Cancer is getting worse and worse and many persons are dying when they are getting to old age from a number of different maladies which are painful, for one, and which creates the sorts of problems that demand the opioids. So we could be at the cutting edge of something new that will benefit the world.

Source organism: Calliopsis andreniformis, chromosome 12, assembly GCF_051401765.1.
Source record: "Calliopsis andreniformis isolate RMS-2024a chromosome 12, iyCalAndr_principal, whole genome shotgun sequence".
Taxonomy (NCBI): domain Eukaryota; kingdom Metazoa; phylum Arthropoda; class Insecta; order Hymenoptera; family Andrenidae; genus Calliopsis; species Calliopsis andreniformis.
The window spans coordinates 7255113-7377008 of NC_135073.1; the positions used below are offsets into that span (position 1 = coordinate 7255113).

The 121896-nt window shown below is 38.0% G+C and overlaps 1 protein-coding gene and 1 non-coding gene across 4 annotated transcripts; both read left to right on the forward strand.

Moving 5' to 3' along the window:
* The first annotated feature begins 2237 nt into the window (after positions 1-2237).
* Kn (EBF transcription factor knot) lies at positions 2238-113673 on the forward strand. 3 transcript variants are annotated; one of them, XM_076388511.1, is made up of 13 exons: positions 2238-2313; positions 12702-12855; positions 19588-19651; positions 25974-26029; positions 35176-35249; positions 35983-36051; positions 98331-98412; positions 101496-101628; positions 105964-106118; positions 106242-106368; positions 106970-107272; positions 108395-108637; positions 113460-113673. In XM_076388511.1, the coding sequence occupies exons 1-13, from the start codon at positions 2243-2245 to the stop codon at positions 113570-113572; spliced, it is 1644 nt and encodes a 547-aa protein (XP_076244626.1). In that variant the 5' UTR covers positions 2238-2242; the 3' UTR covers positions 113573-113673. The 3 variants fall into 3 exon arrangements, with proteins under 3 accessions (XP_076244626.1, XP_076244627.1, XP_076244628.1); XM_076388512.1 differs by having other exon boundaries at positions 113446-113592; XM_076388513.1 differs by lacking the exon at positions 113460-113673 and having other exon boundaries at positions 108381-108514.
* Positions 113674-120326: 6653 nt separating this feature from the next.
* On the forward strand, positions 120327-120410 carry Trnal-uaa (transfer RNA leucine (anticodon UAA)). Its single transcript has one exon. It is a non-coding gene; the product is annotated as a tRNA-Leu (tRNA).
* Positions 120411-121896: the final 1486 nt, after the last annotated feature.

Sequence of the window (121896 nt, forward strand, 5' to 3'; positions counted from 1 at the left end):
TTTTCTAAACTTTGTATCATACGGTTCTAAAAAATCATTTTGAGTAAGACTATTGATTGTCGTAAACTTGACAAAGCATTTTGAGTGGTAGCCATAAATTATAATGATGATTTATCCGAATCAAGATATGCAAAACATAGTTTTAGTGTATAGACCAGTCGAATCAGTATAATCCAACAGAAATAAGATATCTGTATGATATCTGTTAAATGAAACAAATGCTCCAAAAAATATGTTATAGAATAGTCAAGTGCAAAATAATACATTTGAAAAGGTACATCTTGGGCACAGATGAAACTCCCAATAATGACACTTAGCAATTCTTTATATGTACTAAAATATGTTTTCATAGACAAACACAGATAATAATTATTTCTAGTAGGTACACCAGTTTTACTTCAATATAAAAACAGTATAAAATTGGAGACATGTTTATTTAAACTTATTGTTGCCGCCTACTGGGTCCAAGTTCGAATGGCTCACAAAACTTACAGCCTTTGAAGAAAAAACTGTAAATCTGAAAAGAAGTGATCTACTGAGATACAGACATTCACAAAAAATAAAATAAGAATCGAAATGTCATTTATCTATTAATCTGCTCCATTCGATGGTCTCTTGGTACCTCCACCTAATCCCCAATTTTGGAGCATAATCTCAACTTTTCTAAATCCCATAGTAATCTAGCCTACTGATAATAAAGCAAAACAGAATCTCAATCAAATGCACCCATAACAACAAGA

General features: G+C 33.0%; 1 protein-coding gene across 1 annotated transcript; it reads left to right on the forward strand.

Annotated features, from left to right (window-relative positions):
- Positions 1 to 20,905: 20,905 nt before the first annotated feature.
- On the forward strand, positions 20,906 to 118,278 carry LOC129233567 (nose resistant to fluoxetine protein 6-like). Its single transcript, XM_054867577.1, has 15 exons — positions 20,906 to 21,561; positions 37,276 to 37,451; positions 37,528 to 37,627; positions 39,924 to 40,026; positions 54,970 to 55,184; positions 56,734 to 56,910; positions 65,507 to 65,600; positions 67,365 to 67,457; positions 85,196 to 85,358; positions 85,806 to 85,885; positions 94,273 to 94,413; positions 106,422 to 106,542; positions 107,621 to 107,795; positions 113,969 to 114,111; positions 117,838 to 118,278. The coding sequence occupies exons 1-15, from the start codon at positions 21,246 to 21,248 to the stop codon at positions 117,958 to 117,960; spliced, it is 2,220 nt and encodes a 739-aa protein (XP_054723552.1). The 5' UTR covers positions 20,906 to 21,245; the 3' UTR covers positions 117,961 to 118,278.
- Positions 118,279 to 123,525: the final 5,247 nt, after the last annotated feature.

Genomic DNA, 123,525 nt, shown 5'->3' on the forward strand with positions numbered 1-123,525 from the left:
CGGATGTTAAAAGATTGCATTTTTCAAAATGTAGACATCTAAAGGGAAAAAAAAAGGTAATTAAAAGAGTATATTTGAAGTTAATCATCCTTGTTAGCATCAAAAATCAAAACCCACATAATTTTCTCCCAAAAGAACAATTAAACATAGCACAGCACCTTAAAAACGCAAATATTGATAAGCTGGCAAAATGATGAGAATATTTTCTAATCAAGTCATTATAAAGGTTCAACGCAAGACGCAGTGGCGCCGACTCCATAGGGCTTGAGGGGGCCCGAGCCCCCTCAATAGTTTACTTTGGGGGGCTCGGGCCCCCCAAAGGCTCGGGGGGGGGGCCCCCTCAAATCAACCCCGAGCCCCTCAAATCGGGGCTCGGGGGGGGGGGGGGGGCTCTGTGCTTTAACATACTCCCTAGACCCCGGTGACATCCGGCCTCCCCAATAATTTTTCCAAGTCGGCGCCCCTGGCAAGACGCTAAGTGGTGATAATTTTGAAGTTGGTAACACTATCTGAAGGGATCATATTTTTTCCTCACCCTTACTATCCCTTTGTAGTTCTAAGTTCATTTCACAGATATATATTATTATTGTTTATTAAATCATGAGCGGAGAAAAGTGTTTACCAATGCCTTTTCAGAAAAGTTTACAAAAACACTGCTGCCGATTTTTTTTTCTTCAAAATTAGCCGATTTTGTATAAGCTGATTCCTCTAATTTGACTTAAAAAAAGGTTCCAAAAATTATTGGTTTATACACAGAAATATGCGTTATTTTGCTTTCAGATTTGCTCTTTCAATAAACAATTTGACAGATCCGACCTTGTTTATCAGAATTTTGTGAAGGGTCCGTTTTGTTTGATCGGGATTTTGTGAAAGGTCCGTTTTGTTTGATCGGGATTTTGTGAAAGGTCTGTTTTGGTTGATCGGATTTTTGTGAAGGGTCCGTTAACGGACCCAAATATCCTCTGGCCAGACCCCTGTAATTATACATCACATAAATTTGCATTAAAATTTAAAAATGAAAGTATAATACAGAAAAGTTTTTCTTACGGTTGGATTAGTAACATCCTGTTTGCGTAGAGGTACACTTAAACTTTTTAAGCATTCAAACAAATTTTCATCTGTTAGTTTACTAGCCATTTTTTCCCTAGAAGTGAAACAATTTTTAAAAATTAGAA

Just recently we got a patent. I must say here, again not boasting but I’m just showing you what we have done, myself and a team from Jamaica were the first, and this is going back to the 1970s, we demonstrated or produced the first commercial product ever from cannabis. So Jamaica has that reputation about being good and useful in so far as cannabis is concerned. Since then we produced a second generation product which the first generation was an eye-drop called Canasol, we have now developed a second generation product which the Ministry of Health in Jamaica approved and this has positive implications for its sale and distribution later on globally. This is now a sublingual drop so instead of putting the eye-drop in as you lose roughly 80% of any eye-drop you use, we developed this now more efficacious and, in fact, useful product which is a sublingual. So you put two drops either side of your tongue and it gives you the same efficacy as the eye-drop.